‘Ford v Ferrari’

It’s been a while since a movie has grabbed me from the opening scene, pulled me in, and not let me go for more than two hours. That’s exactly what happened, though, when I watched the sports drama Ford v Ferrari, which lasts for an enthralling 152 minutes.

Here’s the setup, based on a true story: In the early 1960s, Ford Motor Company is stuck in a sales and image slump. Henry Ford II, the grandson of the company’s founder, charges vice president Lee Iacocca (played by Jon Bernthal) with bringing home a victory for the Ford racing team in the annual 24 Hours of Le Mans race in France.

Iacocca initially approaches Ferrari founder Enzo Ferrari about a Ford-Ferrari partnership. (Ferrari was the reigning corporate champion of auto racing in Europe.) But after a humiliating refusal from the Italian CEO, Iacocca must build an American team that can bring Ford’s new GT40 race car up to the task. Oh, and he also needs the right driver for the Le Mans.

This leads him to California, where he enlists the talents of performance car designer Carroll Shelby (Matt Damon). Shelby is a brilliant designer, but his company is struggling financially, so the contract with Ford is a godsend.

And Shelby knows just the right driver for the race: Ken Miles (Christian Bale), a decorated World War II British bomber pilot turned racer. Miles has an instinctive understanding of every nut and bolt in a race car. He’s difficult to work with, though. In an early scene, Miles hurls a wrench at Shelby. In another scene, he sucker-punches him. And Shelby is his chief benefactor.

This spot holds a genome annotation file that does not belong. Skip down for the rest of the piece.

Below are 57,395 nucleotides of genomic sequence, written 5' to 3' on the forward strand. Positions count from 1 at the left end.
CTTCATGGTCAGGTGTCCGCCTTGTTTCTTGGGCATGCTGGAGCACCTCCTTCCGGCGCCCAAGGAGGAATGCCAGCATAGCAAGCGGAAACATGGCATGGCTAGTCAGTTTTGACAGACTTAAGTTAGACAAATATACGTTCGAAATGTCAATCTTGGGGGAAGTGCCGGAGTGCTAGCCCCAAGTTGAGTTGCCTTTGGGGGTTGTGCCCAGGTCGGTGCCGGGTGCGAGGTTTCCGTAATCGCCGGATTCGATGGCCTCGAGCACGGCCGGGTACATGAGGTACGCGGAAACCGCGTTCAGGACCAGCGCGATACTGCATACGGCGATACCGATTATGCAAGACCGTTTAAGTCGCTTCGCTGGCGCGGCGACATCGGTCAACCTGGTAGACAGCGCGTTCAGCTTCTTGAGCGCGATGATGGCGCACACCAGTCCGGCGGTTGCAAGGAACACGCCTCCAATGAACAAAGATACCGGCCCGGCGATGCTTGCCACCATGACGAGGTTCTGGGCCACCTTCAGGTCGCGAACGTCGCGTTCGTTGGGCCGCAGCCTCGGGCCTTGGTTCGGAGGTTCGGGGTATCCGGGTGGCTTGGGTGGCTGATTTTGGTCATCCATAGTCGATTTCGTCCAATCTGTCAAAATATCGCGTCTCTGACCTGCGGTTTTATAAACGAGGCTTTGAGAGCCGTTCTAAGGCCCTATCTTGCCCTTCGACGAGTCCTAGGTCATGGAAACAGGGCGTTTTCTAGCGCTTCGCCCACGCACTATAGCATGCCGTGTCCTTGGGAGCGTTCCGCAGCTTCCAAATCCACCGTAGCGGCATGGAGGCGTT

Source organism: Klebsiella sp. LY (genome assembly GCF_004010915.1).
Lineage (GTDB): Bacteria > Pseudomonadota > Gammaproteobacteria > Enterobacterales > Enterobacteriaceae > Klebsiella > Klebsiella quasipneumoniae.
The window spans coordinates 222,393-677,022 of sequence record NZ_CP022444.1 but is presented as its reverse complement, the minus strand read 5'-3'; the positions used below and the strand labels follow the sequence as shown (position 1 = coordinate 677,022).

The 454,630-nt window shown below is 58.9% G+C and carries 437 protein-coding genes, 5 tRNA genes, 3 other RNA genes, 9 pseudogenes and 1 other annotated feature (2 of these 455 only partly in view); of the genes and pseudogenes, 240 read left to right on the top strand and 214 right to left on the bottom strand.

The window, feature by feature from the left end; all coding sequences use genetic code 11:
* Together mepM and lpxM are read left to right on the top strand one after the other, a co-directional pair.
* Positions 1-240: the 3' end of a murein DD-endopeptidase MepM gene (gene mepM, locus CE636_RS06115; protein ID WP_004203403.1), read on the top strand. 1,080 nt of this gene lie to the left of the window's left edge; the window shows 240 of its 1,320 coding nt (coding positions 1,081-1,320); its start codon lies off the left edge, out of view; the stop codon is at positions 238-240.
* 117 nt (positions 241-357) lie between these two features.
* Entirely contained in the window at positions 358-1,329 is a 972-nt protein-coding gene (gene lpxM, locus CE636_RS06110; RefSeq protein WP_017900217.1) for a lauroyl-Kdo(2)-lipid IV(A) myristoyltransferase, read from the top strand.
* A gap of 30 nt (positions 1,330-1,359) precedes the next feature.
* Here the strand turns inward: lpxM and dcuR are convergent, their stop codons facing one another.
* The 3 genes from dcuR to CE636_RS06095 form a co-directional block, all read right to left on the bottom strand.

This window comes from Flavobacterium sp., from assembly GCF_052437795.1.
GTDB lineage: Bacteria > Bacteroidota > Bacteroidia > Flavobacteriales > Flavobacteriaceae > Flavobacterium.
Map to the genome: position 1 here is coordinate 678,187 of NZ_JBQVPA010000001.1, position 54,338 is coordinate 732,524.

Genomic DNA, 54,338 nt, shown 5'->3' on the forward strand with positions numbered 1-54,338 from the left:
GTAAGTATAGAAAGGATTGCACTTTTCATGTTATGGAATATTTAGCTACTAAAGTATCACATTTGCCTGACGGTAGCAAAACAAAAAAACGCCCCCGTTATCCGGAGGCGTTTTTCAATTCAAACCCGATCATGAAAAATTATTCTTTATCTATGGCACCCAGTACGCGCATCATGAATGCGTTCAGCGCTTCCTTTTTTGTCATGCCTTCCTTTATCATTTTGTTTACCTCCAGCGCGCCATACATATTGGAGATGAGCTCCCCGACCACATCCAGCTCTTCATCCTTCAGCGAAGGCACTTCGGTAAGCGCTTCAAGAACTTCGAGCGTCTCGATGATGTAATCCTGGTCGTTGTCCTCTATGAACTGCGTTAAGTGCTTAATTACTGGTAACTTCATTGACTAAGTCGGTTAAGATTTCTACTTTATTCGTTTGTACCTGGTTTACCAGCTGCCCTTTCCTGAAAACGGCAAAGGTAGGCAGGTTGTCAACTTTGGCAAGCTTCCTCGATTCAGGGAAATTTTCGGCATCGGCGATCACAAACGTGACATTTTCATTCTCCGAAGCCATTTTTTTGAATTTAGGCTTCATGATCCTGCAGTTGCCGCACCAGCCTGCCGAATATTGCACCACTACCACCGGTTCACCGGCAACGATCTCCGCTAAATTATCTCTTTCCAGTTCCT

According to the Wikipedia article about this film, Brad Pitt and Tom Cruise were initially envisioned for the leading roles. We can be grateful that didn’t happen. Matt Damon’s portrayal of Carroll Shelby is almost uncannily perfect. Bale, meanwhile, is simultaneously frustrating and sympathetic as the self-sabotaging Ken Miles.

The only miscast character is that of Lee Iacocca. Jon Bernthal has his talents. He’s perfect as the charismatic villain or antihero. But he isn’t convincing as Lee Iacocca…He certainly isn’t convincing to those of us who are old enough to remember Iacocca as the celebrity CEO of Chrysler during the 1980s.

Ford v Ferrari is a corporate drama as much as a sports drama. Shelby and Miles must contend with the erratic personality of Henry Ford II, and the behind-the-scenes scheming of Ford executive Leo Beebe, who takes an instant disliking to Miles. This is a classic story of the brilliant conformists against the bean-counting, bureaucratic “suits”.


This movie is worthwhile for the racing scenes alone. During the final portions of the big race, you’ll feel like you’re riding in the GT40 with Miles. I certainly did. But that’s just a bonus, really. This movie is an example of excellent storytelling coupled with (mostly) excellent casting.

Ford v Ferrari is a welcome break from the endless superhero and Star Trek films that Hollywood can’t seem to stop churning out like widgets. Also, here we have a car movie that doesn’t involve Vin Diesel pulling off an improbable heist. Every Hollywood film nowadays seems to have 13-years as its target audience. Not this one.

Speaking of which: Ford v Ferrari is a movie for adults. No—there is no sex or violence to speak of. But in order to “get” this movie, you need to have a rudimentary grasp of the automobile industry and its history during the twentieth century. This is an intelligent film. And for that reason, it won’t appeal to everyone in the mass market. Probably not your 13-year-old. 

View ‘Ford v Ferrari’ on Amazon!